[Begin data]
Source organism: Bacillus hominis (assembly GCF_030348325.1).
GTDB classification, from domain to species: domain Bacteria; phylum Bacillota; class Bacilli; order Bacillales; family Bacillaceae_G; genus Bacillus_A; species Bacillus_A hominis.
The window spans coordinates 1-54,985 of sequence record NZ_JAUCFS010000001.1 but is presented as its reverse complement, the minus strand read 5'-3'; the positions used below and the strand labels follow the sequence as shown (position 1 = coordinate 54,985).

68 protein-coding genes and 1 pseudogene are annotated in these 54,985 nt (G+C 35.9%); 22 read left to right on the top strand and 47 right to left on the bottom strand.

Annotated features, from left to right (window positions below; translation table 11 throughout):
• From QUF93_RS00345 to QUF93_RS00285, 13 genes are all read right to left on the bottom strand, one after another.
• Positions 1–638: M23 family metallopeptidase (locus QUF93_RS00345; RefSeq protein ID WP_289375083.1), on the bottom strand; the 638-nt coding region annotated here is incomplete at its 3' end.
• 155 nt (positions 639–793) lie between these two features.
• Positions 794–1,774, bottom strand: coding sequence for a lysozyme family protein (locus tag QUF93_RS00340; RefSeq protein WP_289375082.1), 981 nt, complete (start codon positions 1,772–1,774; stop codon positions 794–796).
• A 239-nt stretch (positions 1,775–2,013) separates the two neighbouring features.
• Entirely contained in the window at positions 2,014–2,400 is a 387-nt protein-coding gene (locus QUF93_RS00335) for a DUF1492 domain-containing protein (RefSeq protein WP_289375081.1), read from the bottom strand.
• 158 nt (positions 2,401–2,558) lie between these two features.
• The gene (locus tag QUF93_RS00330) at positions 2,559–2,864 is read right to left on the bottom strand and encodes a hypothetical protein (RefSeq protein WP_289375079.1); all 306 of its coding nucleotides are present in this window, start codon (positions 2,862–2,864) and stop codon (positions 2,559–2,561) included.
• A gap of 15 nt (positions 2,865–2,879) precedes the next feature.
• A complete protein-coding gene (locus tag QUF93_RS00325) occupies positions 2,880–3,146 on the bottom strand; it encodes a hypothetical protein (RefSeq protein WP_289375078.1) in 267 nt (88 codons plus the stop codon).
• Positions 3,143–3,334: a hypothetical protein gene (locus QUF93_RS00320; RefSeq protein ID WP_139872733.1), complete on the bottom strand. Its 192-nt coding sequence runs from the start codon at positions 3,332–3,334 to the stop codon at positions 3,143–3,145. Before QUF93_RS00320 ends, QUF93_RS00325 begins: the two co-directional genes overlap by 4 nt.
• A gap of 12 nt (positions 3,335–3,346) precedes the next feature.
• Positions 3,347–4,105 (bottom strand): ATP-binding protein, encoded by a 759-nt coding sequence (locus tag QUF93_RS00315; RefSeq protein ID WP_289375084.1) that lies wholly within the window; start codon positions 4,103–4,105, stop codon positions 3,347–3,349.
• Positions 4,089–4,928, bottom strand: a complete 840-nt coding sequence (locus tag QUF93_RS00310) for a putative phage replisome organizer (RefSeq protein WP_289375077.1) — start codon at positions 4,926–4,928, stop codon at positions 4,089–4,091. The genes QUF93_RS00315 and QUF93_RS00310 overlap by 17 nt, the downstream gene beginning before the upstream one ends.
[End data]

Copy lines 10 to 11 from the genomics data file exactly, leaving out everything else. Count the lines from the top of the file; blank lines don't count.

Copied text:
• A 239-nt stretch (positions 1,775–2,013) separates the two neighbouring features.
• Entirely contained in the window at positions 2,014–2,400 is a 387-nt protein-coding gene (locus QUF93_RS00335) for a DUF1492 domain-containing protein (RefSeq protein WP_289375081.1), read from the bottom strand.